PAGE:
--> this quote from above link sums it up: "True to Life: 960H creates a wide-screen picture that does not need to be stretched to fit wide-screen TV's and monitors."
A real 960H DVR records in widescreen format and the extra horizontal pixels are at the sides of the image (960H vs normal NTSC 720H - 100 pixels extra on each side of the image).
There is not supposed to any improvement in picture quality - just that you see more picture/wider FoV.
Steve - Your Speco DS 960H is just a superior DVR then what you used - it has nothing to do with the 960H specification.
Ethan - 720TVL, 600TVL analogue cameras are all fluff. Pixim and others found using resolution charts years ago that PAL/NTSC analogue transmission standard limitations mean that 540TVL is the most you will ever resolve across the cable.
Nelly's Security | 07/18/13 04:59pm
When I did my test, I did not notice any more width in my field of view at all. It showed the same exact field of view but the 960H image was just a "wider" image. What I mean by wider, is that if you set the images on top of each other, the 960H was just bigger looking in width. It did not increase the field of view at all, nor did it add any more objects in the field of view. When testing, you have to use the same exact camera, the same exact DVR with the same exact field of view to get a true test. The 960H DVR should allow you to encode at D1 as well, so what you can do is first take a snapshot with the encoded image at D1, and then switch to 960H and take a snapshot. You will notice there is no increase in field of view. Here are my findings:
Exported D1 image
Exported 960H image:
Please note that this image was taken from a 700 TVL camera with a Sony Effio-E chip in it, which is what these DVR's were designed to accommodate.
Sean - If you use a real 960H camera you will definitely get a wider FoV compared to a camera in the same product line with the same lens that is a 700tvl camera.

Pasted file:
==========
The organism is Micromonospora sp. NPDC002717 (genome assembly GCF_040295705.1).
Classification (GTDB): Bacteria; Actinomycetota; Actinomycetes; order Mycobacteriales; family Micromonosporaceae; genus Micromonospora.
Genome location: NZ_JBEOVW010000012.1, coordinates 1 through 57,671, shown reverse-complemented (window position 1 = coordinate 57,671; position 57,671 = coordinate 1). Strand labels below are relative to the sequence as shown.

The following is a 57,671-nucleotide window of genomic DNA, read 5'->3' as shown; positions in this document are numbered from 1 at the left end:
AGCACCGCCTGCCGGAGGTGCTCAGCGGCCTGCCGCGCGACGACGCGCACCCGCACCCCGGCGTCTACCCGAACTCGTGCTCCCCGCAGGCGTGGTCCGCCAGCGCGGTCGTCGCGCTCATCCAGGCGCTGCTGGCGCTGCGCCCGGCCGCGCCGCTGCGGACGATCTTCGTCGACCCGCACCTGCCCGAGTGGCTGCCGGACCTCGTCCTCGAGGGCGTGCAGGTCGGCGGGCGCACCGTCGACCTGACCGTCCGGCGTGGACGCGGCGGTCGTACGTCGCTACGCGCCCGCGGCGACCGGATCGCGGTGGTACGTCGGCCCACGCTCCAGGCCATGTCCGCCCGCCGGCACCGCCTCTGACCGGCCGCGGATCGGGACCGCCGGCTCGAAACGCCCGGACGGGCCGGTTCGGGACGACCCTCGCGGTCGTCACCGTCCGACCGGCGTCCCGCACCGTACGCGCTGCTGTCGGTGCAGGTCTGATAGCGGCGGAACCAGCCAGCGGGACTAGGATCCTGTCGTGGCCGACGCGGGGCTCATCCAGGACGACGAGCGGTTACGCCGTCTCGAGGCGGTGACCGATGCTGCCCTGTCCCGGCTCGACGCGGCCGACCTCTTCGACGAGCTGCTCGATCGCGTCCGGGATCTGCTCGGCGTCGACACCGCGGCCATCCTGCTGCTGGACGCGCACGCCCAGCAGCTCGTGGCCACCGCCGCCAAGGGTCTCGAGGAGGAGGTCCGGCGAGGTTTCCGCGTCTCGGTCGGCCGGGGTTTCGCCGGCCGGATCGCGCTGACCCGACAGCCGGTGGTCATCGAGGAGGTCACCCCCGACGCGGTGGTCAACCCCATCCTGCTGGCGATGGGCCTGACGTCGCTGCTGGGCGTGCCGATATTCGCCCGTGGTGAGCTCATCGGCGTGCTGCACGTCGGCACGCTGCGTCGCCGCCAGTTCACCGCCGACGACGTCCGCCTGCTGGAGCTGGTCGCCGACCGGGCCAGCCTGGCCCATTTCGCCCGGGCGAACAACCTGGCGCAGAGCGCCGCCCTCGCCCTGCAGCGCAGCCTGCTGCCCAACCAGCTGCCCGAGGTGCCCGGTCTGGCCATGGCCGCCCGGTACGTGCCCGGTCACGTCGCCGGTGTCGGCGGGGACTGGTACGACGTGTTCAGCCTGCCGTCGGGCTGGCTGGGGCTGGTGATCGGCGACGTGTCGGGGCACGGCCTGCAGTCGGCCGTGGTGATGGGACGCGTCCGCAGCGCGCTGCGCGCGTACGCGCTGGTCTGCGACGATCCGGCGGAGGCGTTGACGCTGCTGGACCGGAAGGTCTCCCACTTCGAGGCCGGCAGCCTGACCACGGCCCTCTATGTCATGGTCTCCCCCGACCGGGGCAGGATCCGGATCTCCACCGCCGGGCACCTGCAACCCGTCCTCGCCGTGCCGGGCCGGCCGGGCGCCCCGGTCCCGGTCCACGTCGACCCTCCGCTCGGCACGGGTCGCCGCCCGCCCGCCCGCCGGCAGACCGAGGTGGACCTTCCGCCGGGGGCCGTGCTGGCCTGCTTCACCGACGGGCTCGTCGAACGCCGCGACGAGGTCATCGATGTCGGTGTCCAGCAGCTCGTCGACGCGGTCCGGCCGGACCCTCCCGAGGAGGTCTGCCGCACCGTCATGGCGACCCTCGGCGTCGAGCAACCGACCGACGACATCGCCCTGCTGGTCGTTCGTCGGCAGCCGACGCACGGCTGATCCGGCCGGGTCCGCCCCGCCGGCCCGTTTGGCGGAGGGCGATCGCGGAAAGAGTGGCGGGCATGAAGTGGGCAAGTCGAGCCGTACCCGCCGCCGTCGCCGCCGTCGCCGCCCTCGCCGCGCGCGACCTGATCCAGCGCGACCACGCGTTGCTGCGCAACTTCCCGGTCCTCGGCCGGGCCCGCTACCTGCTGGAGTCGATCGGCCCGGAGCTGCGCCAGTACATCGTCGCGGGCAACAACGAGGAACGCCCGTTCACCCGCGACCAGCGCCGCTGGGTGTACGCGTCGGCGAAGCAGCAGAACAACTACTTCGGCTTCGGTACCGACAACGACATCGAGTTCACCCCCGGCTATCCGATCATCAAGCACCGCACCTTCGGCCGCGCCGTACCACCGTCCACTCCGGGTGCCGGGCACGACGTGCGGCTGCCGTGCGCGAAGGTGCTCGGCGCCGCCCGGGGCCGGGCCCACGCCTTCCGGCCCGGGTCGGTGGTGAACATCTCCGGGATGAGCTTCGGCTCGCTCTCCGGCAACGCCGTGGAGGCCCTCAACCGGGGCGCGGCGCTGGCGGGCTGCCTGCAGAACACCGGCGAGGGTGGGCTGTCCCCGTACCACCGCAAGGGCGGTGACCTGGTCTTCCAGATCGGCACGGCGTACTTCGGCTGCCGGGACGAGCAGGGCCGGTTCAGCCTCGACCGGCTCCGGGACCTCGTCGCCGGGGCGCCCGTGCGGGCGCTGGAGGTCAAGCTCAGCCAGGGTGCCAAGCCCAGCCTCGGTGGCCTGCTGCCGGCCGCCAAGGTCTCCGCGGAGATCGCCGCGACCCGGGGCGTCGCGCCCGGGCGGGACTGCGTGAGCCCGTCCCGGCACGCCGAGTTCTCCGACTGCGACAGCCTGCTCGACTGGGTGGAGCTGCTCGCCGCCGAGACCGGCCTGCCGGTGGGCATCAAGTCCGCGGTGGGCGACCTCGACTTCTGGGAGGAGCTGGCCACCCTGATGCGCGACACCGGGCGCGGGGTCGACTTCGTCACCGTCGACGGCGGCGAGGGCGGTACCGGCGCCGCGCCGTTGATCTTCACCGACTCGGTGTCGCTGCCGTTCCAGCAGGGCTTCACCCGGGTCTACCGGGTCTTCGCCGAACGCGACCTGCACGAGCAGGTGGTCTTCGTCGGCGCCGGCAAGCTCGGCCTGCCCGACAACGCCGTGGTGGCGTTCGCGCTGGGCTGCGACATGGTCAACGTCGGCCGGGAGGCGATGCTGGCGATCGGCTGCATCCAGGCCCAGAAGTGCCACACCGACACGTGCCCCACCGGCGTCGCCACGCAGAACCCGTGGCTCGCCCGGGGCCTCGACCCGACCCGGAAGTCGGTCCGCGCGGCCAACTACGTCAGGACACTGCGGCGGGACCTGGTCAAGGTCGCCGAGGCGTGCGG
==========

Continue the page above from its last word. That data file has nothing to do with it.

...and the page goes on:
From your test images - I can see that the 960H image looks stretched and distorted aspect ratio wise compared to the natural D1 image. That is not a true 960H camera.
This discussion and the confusion as to what 960H actually means is one of the reasons we have not tested it yet. What everyone seems to agree on is that it's not that big an improvement.
Nelly's Security | 07/18/13 07:13pm
Sure I agree with you there. Obviously the 760H camera may be slightly cropped compared to a 960H camera. But my point is just because a 700 TVL camera is 700 TVL doesnt mean its not a 960H camera. And yeah I agree with you, there are several other sensors that are rated at 960H or above as well.
My other point was to show when putting a so called "960H" camera encoded at D1 and putting the same "960H" camera and encoding it at 960H shows no significant improvement in image, not only that, but it also does not give you an increase in field of view either. So that brings me back to my point, that 960H is a big over marketed hype.
Nelly's Security | 07/18/13 07:20pm
@ Andre: No I did not use the sensor you are referring to. I used the Exview HAD II, which this particular sensor paired with the Effio-E gives a rating of 976H X 508V. I do know that just because you have an Effio-E DSP, that does'nt mean you get a 960H pixel rating, I do know that it has to be paired with a particular sensor as well to achieve this rating, which my example did.
I could be wrong on all this, but again, I challenge anyone to get their best, most awesome high resolution analog camera, put it on a 960H DVR, encode at D1, and encode at 960H and take snapshots of both. Please show the images here and let us know if there is a noticeable difference in anything. My guess is that it wont be. There wont be any significant improvement in image quality nor will there be any increase in field of view.